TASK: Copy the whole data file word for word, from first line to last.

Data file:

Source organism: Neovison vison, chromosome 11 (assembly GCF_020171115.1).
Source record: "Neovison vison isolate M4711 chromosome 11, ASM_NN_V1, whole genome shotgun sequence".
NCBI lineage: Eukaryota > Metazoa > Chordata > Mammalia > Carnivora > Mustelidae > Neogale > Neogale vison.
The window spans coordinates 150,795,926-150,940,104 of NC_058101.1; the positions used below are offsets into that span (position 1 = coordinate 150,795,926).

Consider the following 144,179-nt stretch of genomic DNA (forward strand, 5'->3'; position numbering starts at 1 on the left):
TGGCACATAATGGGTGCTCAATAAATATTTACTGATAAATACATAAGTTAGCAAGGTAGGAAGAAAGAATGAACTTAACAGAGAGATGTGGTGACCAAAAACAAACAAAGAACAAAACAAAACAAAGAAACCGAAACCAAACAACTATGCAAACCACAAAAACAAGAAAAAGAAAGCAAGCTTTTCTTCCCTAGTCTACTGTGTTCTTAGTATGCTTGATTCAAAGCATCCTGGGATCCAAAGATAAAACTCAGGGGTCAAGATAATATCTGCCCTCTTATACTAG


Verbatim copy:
Source organism: Neovison vison, chromosome 11 (assembly GCF_020171115.1).
Source record: "Neovison vison isolate M4711 chromosome 11, ASM_NN_V1, whole genome shotgun sequence".
NCBI lineage: Eukaryota > Metazoa > Chordata > Mammalia > Carnivora > Mustelidae > Neogale > Neogale vison.
The window spans coordinates 150,795,926-150,940,104 of NC_058101.1; the positions used below are offsets into that span (position 1 = coordinate 150,795,926).

Consider the following 144,179-nt stretch of genomic DNA (forward strand, 5'->3'; position numbering starts at 1 on the left):
TGGCACATAATGGGTGCTCAATAAATATTTACTGATAAATACATAAGTTAGCAAGGTAGGAAGAAAGAATGAACTTAACAGAGAGATGTGGTGACCAAAAACAAACAAAGAACAAAACAAAACAAAGAAACCGAAACCAAACAACTATGCAAACCACAAAAACAAGAAAAAGAAAGCAAGCTTTTCTTCCCTAGTCTACTGTGTTCTTAGTATGCTTGATTCAAAGCATCCTGGGATCCAAAGATAAAACTCAGGGGTCAAGATAATATCTGCCCTCTTATACTAG